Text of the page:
Balangon bananas are a local variety grown on Negros and are more expensive than those produced by the plantations owned by multinational corporations. Nevertheless they have become popular in Japan. One thing they have going for them is that they are organically grown. A citizens' group from Nagoya in Central Japan revealed in the early 1980s that many of the chemicals used in producing bananas in the Philippines were actually banned in Japan. Another reason for the Balangon's popularity is the awareness campaign run by Alter-Trade Japan about the economics and politics of banana production.

Most 'cheap' bananas come from Mindanao in the southern part of the Philippines. Prices are kept low by Japanese and American corporations who undercut local producers, take over their land and turn local farmers into notoriously low-paid agricultural labour. The farmers become virtual prisoners of the plantation economy - they no longer own their own tools; they must rent their homes from the company and buy their groceries at the company store. Middlemen monopolize the means of transportation and thus can dictate the price of products.

It finally dawned on a group of activists that there could be alternatives to this system. One of the major forces behind Alter-Trade network was the solidarity campaign with the people of Negros, an island well-known for sugar plantations where major layoffs occurred in the 1980s. UNICEF reports from 1985 showed that 150,000 people were living at starvation levels while 260,000 square kilometres of sugarcane fields lay idle.

Originally the idea was to import brown sugar. Surpluses from this grassroots trade, bypassing existing commercial routes, were used to bolster producers' economic independence. The profits made from Japanese sales were ploughed back in to improve production facilities and transport. Currently 120 tons of this sugar are exported to Japan annually and European groups have followed suit, importing more than 240 tons.

But bananas proved more difficult than sugar. Initial difficulties included the need for rapid transportation - the fruit had to reach Manila within 36 hours of picking. The taste of the first shipment was also disappointing. But by working with the 1,000 producer families, the Alter-Trade network gradually built up a system that could produce a satisfactory crop. bring it to Japan and pay an adequate price directly to the producers.

A report by the Pacific-Asia Resource Centre in Tokyo.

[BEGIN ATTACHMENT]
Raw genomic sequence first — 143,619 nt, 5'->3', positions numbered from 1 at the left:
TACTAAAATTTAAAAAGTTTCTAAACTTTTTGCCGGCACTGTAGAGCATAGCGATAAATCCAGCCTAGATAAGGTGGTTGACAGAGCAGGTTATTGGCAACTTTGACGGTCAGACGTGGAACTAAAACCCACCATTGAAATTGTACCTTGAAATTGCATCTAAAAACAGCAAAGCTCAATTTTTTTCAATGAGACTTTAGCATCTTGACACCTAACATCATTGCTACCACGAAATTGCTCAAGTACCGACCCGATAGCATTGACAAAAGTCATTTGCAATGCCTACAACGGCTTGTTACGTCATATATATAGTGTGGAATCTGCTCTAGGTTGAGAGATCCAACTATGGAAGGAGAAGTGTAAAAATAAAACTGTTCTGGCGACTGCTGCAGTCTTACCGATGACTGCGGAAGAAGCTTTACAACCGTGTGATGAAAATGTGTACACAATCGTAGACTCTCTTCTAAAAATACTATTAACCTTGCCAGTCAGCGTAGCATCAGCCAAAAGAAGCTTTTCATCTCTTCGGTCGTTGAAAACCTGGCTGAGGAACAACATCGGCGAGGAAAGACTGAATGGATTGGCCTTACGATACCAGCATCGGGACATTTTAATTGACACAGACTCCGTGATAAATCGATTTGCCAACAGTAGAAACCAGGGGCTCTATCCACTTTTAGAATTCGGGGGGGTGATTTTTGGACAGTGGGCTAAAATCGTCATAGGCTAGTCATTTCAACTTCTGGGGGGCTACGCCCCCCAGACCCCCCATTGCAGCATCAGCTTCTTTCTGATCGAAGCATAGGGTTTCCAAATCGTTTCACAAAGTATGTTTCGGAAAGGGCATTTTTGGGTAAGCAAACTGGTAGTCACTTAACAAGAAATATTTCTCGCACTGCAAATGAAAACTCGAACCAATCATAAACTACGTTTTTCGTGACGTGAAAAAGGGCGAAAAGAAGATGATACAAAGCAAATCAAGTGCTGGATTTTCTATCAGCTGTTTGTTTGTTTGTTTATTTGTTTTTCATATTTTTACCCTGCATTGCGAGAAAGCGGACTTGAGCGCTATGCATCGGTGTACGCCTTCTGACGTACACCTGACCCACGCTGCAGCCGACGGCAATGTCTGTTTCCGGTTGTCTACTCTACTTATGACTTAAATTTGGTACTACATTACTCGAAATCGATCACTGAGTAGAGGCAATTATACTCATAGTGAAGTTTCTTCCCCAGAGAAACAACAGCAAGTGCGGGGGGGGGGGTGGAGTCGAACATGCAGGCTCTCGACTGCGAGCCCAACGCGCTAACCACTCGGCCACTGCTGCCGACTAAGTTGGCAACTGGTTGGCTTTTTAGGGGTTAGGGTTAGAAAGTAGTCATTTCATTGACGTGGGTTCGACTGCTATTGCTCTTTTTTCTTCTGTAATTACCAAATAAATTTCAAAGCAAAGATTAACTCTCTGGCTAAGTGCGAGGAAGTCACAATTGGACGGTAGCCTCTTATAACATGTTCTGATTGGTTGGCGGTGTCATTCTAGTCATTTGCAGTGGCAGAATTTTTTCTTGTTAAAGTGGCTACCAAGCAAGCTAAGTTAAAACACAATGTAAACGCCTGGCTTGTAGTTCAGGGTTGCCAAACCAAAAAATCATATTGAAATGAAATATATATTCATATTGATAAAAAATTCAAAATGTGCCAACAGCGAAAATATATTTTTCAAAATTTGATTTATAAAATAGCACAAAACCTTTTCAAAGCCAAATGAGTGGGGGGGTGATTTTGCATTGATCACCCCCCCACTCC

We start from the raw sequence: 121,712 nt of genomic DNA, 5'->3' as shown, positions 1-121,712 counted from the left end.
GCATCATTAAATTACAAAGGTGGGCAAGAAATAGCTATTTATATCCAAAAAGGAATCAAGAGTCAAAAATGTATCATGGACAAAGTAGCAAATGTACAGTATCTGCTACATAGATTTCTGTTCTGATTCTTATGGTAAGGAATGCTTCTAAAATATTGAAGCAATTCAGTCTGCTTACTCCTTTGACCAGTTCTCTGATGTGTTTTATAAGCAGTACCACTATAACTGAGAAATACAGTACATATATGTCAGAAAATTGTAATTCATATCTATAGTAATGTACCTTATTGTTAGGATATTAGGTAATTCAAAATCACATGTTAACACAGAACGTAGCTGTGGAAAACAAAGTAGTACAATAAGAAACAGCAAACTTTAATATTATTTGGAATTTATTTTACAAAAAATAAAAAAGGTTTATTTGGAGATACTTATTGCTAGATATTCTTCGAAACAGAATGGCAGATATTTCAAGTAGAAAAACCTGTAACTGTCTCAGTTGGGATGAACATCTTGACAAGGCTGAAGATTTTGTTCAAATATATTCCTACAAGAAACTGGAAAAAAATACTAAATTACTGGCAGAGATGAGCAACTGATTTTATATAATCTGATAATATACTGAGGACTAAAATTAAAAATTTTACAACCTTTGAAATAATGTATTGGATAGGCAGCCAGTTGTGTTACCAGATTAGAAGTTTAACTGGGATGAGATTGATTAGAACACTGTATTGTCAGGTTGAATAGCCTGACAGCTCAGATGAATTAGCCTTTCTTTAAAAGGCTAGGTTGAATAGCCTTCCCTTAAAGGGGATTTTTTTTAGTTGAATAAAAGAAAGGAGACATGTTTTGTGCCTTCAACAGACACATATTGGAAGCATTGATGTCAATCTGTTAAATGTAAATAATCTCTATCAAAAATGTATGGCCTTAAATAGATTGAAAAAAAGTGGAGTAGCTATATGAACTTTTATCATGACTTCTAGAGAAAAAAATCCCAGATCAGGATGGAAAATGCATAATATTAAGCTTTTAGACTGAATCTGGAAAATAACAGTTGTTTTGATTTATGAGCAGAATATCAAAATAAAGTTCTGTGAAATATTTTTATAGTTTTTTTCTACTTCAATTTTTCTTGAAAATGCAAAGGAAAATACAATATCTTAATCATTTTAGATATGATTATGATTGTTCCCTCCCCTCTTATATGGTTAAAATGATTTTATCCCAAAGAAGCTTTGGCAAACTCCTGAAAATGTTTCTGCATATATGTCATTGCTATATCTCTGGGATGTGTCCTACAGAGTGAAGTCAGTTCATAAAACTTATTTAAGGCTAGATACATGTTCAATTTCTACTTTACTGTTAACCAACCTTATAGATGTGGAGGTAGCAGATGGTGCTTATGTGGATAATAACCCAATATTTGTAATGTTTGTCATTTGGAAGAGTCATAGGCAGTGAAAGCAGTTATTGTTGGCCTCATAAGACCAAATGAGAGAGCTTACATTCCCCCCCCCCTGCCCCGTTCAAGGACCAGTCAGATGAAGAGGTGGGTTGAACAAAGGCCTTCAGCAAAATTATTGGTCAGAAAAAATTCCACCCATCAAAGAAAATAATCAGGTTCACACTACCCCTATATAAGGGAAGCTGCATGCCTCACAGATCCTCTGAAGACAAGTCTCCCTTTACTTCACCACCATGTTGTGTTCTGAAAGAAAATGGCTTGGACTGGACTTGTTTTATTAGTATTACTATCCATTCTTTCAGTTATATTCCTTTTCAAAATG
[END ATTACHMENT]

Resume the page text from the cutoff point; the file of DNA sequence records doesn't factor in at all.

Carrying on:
Janakashaber 'a world not like this'
The slogan at the beginning of the 20th century was progress.
The cry at the end of the 20th century is survival. The call for the next
century is hope. Preface to the Minamata Declaration.

[image, unknown] In the summer of 1989 more than 120,000 people from all over Japan gathered in the Japanese archipelago with 280 activists from 33 other countries. Their modest goal was the forming of A People's Plan for the 21st Century (PP21). They held a series of conferences - addressed to farmers, indigenous people, women, consumers, industrial workers - on international affairs and the astounding growth of Japanese foreign aid. Their final gathering was in Minamata, renowned since the 1950s as the site of Japan's first case of Industrial poisoning.

A series of projects has emerged from initiatives proposed at the conferences. One proposal criticized the tendency for researchers from industrialized nations to carry out research on the Third World. It resulted in a programme to bring researchers from the South to explore the North. In 1982 a 'Freedom School' dedicated to exposing Japanese people to their relationship with the world was established in Tokyo. After PP21 several more started - in Hokkaido, Toyama, Azumino and Kyushu - spanning the whole length of the Japanese mainland. The Kanagawa Conference, which focused on Japanese Overseas Development Assistance (ODA), called for 'People to People Aid' and proposed that local governments all over Japan give 0.1 per cent of their budgets to recipient-initiated development projects.

The Minamata Declaration issued at the end of the conference called for 'transborder participatory democracy', because ihe 21st century must not be built by the forces of degraded development, but by the forces resisting it'. Participants proposed a new word, Janakashaba, to express the dream that 'we can create a society where everyone can live with dignity'. In the local Minamata dialect the word means 'a world not like this'.

The conference constructed a plan to work towards the future. It affirmed the need to continue the process that began in 1989. The next conference, scheduled for Bangkok, Thailand, in November this year, repeats the call for popular development, for participatory democracy at the local, national and international levels - making people visible.'

A report by the Pacific-Asia Resource Centre in Tokyo.

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New Internationalist issue 231 magazine cover This article is from the May 1992 issue of New Internationalist.